$$\DeclareMathOperator{cosec}{cosec}$$

# Statistics and Probability

## Furthermore

Official Guidance, clarification and syllabus links 4.5:

Sample spaces can be represented in many ways, for example as a table or a list.

Experiments using coins, dice, cards and so on, can enhance understanding of the distinction between experimental (relative frequency) and theoretical probability.

Simulations may be used to enhance this topic.

Example: f there are 128 students in a class and the probability of being absent is 0.1, the expected number of absent students is 12.8.

Formula Booklet:
 Probability of an event $$A$$ $$P(A) = \dfrac{n(A)}{n(U)}$$ Complementary events $$P(A)+P(A')=1$$

In probability theory, a trial refers to a single occurrence or performance of a random experiment. The result of a trial is called an outcome. When each outcome in a sample space is equally probable, they are termed as equally likely outcomes. The relative frequency of an event is the ratio of the number of times the event occurs to the total number of trials. The set of all possible outcomes of an experiment is termed the sample space, denoted by $$U$$. An event is a subset of the sample space, representing a specific set of outcomes. The probability of an event $$A$$ is given by $$P(A) = \frac{n(A)}{n(U)}$$, where $$n(A)$$ is the number of outcomes in event $$A$$ and $$n(U)$$ is the total number of outcomes in the sample space. Complementary events refer to events that are mutually exclusive to each other. If $$A$$ is an event, then $$A'$$ (or not $$A$$) is the event that $$A$$ does not occur. The expected number of occurrences of an event is the number of times we expect the event to occur in a given number of trials, based on its probability.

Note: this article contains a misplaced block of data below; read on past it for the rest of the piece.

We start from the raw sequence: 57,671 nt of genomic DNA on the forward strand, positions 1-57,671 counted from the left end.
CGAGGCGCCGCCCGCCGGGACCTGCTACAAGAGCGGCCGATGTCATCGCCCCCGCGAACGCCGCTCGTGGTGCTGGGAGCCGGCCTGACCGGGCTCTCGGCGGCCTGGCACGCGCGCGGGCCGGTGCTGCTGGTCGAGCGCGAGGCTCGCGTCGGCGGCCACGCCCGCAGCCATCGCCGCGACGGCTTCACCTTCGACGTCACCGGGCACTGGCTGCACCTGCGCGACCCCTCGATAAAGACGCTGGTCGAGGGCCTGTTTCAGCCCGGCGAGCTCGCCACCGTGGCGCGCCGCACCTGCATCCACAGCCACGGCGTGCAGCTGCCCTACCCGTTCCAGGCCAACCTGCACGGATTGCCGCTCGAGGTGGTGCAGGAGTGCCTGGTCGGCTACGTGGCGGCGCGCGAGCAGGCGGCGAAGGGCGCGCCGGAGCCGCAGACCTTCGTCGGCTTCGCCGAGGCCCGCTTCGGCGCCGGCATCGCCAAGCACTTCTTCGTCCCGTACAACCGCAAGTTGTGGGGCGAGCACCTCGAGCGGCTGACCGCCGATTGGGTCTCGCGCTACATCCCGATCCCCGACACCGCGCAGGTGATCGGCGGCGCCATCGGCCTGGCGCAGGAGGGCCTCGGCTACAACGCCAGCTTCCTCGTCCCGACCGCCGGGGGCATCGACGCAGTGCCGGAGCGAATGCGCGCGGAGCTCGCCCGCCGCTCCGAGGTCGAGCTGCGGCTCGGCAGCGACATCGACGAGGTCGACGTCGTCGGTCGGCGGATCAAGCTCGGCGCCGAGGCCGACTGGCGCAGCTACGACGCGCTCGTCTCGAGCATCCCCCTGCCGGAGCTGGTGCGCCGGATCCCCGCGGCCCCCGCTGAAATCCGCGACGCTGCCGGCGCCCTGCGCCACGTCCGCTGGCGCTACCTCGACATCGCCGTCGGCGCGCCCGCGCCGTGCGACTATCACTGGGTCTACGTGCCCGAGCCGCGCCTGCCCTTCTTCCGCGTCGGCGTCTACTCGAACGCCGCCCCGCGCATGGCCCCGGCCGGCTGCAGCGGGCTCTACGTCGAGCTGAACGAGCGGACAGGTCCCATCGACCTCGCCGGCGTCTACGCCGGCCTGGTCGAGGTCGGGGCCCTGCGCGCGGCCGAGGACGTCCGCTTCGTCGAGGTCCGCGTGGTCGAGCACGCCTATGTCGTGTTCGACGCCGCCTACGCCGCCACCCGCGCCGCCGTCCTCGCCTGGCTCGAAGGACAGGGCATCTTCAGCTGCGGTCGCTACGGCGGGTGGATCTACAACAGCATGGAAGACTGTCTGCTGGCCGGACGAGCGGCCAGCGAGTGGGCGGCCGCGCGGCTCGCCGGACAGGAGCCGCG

Key Formulae:

$$P(A) = \frac{n(A)}{n(U)}$$

$$P(A') = 1 - P(A)$$

$$\text{Expected number of occurrences} = \text{probability of event} \times \text{number of trials}$$

Example:

Consider a fair six-sided die. The sample space $$U$$ is $$\{1, 2, 3, 4, 5, 6\}$$. Let event $$A$$ be the event that the die shows an even number. So, $$A = \{2, 4, 6\}$$.
Using the formula, the probability of event $$A$$ is:

$$P(A) = \frac{n(A)}{n(U)} = \frac{3}{6} = \frac{1}{2}$$

Thus, if we roll the die 100 times, the expected number of times we get an even number is:

$$\text{Expected number of occurrences} = \frac{1}{2} \times 100 = 50$$

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